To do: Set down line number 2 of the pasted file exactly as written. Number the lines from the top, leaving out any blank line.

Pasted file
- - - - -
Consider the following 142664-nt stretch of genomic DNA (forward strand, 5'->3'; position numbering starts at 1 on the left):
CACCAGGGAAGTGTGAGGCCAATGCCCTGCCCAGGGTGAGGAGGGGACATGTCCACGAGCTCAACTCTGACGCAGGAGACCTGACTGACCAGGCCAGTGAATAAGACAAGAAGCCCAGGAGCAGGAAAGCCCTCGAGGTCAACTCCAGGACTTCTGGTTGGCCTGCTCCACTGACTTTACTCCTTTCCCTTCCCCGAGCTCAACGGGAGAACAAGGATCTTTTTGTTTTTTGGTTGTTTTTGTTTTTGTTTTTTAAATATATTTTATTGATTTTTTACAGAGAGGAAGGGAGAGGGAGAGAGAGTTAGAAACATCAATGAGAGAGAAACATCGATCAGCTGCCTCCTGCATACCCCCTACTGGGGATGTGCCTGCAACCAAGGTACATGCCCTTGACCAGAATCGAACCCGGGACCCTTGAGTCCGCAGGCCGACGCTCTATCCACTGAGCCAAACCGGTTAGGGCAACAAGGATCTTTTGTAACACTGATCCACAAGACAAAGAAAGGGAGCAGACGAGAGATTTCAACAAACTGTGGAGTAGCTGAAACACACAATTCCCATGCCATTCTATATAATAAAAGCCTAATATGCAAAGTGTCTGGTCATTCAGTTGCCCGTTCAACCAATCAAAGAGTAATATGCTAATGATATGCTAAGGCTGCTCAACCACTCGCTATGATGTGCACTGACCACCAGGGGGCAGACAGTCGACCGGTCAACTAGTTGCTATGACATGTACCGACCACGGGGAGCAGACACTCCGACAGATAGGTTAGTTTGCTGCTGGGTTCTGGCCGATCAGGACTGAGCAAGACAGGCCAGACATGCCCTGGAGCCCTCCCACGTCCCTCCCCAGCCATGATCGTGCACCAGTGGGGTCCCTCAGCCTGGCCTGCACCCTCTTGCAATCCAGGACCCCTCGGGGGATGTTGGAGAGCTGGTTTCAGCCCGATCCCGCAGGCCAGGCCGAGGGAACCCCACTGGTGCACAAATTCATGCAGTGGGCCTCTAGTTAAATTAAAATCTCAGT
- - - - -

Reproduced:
CACCAGGGAAGTGTGAGGCCAATGCCCTGCCCAGGGTGAGGAGGGGACATGTCCACGAGCTCAACTCTGACGCAGGAGACCTGACTGACCAGGCCAGTGAATAAGACAAGAAGCCCAGGAGCAGGAAAGCCCTCGAGGTCAACTCCAGGACTTCTGGTTGGCCTGCTCCACTGACTTTACTCCTTTCCCTTCCCCGAGCTCAACGGGAGAACAAGGATCTTTTTGTTTTTTGGTTGTTTTTGTTTTTGTTTTTTAAATATATTTTATTGATTTTTTACAGAGAGGAAGGGAGAGGGAGAGAGAGTTAGAAACATCAATGAGAGAGAAACATCGATCAGCTGCCTCCTGCATACCCCCTACTGGGGATGTGCCTGCAACCAAGGTACATGCCCTTGACCAGAATCGAACCCGGGACCCTTGAGTCCGCAGGCCGACGCTCTATCCACTGAGCCAAACCGGTTAGGGCAACAAGGATCTTTTGTAACACTGATCCACAAGACAAAGAAAGGGAGCAGACGAGAGATTTCAACAAACTGTGGAGTAGCTGAAACACACAATTCCCATGCCATTCTATATAATAAAAGCCTAATATGCAAAGTGTCTGGTCATTCAGTTGCCCGTTCAACCAATCAAAGAGTAATATGCTAATGATATGCTAAGGCTGCTCAACCACTCGCTATGATGTGCACTGACCACCAGGGGGCAGACAGTCGACCGGTCAACTAGTTGCTATGACATGTACCGACCACGGGGAGCAGACACTCCGACAGATAGGTTAGTTTGCTGCTGGGTTCTGGCCGATCAGGACTGAGCAAGACAGGCCAGACATGCCCTGGAGCCCTCCCACGTCCCTCCCCAGCCATGATCGTGCACCAGTGGGGTCCCTCAGCCTGGCCTGCACCCTCTTGCAATCCAGGACCCCTCGGGGGATGTTGGAGAGCTGGTTTCAGCCCGATCCCGCAGGCCAGGCCGAGGGAACCCCACTGGTGCACAAATTCATGCAGTGGGCCTCTAGTTAAATTAAAATCTCAGT